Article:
Injury Reporting in City Jails

Adopted Rules: Closed to Comments

Effective Date: 
Wednesday, August 21, 2019
Agency:

PLEASE CLICK ON THE  ABOVE ATTACHED PDF TO VIEW THE COMPLETE STATEMENT ON BASIS AND PURPOSE AS WELL AS THE FINAL ADOPTED RULE TEXT

 Statement of Basis and Purpose of Rules

 The rule revisions amend the Health Care Minimum Standards adopted by the Board of Correction (“Board” or “BOC”), set forth in Chapter 3 of Title 40 of the Rules of the City of New York. Specifically, the revisions: 

  • Amend various provisions of Section 3-08 (Privacy and Confidentiality) of the Health Care Minimum Standards; and 
  • Add a new Section 3-16 (Inmate Injury Response) to the Health Care Minimum Standards. 

The New York City Charter mandates that there shall be a Board of Correction, § 626(a), responsible for inspecting and visiting all institutions and facilities under the jurisdiction of DOC. § 626(c)(1). The Board has the “powers and duty” to conduct “evaluation of departmental performance.” § 626(c)(4). Under § 626(e) of the Charter, the Board is authorized to establish minimum standards “for the care, custody, correction, treatment, supervision, and discipline of all persons held or confined under the jurisdiction of” DOC. 

The Board promulgated Health Care Minimum Standards in 1991. These Standards seek to ensure patient care in the jails is consistent with legal requirements, accepted professional and community standards, and sound professional judgment and practice. This includes requiring the protection of confidential private health information of people in DOC’s custody. To that end, these Standards promote the health and safety of people incarcerated in the City’s jails and to further the Board’s mandate under the City Charter.

 

In January 2019, the Board published a report titled “Serious Injury Reports in NYC Jails” (“Serious Injury Report”), which reviewed aggregate data on serious injuries to people in custody over time and summarized BOC staff’s in-depth audit of three months of injury reports and investigations.

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The Injury-to-Inmate form (“Injury Form”) is the primary tool for documenting and investigating both serious and non-serious injuries in the jails. The Injury Form includes a section requiring NYC Health + Hospital’s Correctional Health Services staff (“CHS”) to enter the nature of the injury after CHS has conducted a medical evaluation of the injured person; once CHS enters this information, the Injury Form is transmitted back to DOC to investigate the circumstances of the injury and report its findings on the Form.

 

As noted in the Board’s Report, when serious injuries occur in the jails, their consequences are severe and wide-ranging.

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Serious injuries affect the short and long-term physical and mental health of individuals while incarcerated and can have a compounding negative impact on individuals’ employment, education, housing, and general reintegration into the community.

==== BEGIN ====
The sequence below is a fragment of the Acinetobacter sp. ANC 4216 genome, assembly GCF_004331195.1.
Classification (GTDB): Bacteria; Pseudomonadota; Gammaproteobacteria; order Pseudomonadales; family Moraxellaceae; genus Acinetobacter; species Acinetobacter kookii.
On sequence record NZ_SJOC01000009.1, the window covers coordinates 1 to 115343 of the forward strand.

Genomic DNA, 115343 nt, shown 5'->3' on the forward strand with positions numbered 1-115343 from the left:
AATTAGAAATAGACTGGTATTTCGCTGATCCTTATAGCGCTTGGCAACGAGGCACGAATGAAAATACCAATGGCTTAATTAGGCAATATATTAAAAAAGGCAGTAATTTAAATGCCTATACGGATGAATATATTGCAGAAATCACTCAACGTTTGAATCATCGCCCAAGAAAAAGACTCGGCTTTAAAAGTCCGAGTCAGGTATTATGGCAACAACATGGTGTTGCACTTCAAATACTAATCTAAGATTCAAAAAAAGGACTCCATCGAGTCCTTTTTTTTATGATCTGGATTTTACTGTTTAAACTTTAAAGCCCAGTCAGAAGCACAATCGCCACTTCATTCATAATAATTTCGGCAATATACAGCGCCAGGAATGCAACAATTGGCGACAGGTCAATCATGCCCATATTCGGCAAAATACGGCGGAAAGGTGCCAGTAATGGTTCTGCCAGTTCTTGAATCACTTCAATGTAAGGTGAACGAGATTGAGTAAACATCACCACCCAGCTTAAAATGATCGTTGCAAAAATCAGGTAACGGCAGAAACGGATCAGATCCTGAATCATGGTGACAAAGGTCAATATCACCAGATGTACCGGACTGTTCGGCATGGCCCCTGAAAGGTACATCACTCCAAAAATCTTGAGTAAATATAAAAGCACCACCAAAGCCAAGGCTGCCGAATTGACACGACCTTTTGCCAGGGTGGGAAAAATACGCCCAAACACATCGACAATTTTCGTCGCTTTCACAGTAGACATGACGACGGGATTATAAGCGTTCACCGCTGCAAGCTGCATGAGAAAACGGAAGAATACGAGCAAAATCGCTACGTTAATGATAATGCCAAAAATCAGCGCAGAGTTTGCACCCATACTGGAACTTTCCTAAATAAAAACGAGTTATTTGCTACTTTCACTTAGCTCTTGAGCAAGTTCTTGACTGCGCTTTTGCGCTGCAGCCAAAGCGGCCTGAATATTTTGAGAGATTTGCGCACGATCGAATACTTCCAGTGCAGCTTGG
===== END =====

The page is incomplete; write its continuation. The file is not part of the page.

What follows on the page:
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The Report further states:

 

The City must understand the rates, types, and circumstances related to serious injuries occurring in NYC jails in order to prevent them. Additionally, accurate reporting is necessary to maintain public accountability and trust in and engagement with government. When implemented, this report’s recommendations will increase prevention of serious injuries to incarcerated people and promote problem-solving and transparency.

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The Serious Injury Report details significant inconsistencies and deficiencies in the reporting and investigation of serious injuries by DOC and CHS. The rules seek to: 

(1) expressly allow CHS to share with DOC specific diagnoses related to injuries sustained by people while in DOC custody; and 

(2) address the deficiencies identified in the Serious Injury Report by requiring DOC and CHS to comply with mutual data collection and reporting requirements concerning injuries to people while incarcerated in the City’s jails. 

Following is a descriptive summary of the rules.

 

Major Amendments

 

Section 1-01

Because individuals in DOC custody are people first and the circumstance of their incarceration is not their defining feature, the Board has made a commitment to employ person-first language in its Standards and general communications going forward. To this end, the Board is deleting all references to “Inmates” (with the exception of references to Injury-to-Inmate forms, which are identified by their title) in favor of person-first terms such as “people in custody.”

 

Amendments to Rule § 3-08 (Privacy and Confidentiality)